7. i think that's because americans have always been so varietal-obsessed. we love to know exactly how much of x, y, and z grape is in a wine to try and "figure it out". a very cerebral, more disconnected approach to enjoying wine, if you ask me. but perhaps i'm waxing philosophical. also, this allows people to be satisfied knowing they "like merlot," rather than ever having to ask themselves what they like about "merlot," and being open to tasting non-merlot wine.
  8. pinot d'alsace is generally all pinot blanc. not a blended wine. i use the term varietal to refer to a type of grape. what varietals compose "maya," for example. i don't really ever call wines themselves "varietals". 95% of the fruit in single vineyard-designated wine must have come from the vineyard. i know that's got little to do with the matter at hand, but someone brought up figures, and sometimes i just like to get technical. that double capricorn thing. on a guwertz blend....know i've seen one somewhere. but who cares, i love it on its own!!!!!!!! domaine weinbach, martinelli, navarro......um.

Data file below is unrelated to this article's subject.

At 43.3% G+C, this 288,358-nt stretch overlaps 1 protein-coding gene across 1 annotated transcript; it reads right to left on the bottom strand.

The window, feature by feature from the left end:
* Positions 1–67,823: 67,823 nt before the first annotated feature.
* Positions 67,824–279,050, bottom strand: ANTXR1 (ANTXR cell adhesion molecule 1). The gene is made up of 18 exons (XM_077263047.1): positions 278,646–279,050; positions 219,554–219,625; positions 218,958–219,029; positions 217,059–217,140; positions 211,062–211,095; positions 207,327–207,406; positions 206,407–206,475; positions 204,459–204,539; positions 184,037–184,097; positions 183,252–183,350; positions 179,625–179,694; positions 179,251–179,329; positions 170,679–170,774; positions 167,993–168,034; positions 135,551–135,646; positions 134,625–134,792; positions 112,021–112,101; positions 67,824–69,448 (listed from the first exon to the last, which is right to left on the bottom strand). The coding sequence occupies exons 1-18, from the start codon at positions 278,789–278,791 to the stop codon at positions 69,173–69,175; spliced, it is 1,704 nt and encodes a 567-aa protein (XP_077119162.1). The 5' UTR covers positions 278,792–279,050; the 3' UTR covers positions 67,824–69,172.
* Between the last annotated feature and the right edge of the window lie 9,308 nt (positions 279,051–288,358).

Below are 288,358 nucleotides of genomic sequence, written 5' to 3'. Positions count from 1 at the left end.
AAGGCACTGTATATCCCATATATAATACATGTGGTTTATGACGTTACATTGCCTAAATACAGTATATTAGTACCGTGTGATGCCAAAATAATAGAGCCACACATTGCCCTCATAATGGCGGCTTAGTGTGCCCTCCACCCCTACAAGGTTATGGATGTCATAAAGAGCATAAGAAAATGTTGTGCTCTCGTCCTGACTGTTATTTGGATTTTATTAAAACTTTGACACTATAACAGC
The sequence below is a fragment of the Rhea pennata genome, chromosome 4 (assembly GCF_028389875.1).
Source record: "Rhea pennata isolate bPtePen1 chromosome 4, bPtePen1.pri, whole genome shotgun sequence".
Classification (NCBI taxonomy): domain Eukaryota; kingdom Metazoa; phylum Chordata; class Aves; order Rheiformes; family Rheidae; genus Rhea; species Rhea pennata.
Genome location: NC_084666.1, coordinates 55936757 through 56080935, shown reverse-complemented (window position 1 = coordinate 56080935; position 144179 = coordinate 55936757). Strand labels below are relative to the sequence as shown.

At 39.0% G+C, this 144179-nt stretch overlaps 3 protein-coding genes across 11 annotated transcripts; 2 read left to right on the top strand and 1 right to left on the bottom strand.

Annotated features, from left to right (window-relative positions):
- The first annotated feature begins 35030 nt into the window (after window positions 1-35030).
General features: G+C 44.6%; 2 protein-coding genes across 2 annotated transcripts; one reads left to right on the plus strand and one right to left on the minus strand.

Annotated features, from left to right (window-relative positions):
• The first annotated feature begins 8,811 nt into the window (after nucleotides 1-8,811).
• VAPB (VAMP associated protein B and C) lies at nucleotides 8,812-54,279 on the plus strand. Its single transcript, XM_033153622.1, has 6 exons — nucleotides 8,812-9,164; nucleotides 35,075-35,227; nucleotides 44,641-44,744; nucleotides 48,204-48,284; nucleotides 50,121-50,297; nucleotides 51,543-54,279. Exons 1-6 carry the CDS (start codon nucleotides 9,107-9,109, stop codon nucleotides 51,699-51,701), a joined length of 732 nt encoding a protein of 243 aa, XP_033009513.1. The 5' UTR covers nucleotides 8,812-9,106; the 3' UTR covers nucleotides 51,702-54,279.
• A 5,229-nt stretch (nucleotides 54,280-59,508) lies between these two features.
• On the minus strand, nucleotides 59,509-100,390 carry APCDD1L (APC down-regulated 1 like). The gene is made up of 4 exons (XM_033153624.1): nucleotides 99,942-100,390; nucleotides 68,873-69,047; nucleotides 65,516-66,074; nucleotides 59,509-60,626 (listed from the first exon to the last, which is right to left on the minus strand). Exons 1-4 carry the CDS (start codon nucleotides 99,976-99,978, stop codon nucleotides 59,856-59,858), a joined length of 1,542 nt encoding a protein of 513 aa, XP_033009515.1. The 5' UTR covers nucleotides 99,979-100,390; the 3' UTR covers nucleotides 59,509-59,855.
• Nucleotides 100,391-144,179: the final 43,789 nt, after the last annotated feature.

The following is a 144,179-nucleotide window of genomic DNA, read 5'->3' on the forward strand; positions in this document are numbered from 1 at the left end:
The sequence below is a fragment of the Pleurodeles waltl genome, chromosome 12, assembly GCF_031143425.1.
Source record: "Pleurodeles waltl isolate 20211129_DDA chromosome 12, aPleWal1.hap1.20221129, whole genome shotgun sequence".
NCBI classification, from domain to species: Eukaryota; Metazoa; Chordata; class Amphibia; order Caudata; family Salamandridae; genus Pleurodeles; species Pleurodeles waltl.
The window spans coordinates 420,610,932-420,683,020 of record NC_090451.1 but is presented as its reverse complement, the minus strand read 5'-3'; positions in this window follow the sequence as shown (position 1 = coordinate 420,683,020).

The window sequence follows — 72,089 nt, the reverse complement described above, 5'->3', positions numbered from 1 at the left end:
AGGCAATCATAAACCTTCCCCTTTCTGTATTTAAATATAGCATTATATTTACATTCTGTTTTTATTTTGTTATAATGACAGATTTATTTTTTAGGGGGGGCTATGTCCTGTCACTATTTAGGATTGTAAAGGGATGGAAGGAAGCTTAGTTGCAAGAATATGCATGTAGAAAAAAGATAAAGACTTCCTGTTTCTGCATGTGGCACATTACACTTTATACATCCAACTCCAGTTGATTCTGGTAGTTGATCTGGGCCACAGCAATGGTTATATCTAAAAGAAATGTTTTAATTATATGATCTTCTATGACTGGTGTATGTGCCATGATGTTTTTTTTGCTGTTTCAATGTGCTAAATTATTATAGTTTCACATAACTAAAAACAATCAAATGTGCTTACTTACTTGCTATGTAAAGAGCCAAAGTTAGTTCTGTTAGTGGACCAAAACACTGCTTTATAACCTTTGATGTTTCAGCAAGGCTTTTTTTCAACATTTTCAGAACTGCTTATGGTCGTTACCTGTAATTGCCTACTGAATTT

9. wow. what about gran cru chablis from les clos or bugros, circa '89?..... grand cru alsatian riesling certainly stands better on its own than in a blend....
  10. les jalets is easy enough to find, but i was very disappointed by the 2000 vintage. it is pretty thin & acidic by the '99 standard. thalabert lacks the dusty rusticity of les jalets; again, the 2000 disappoints, but its a finer example of syrah fruit than qupe's central coast syrah (but not the bien nacido vineyard). go with alain graillot.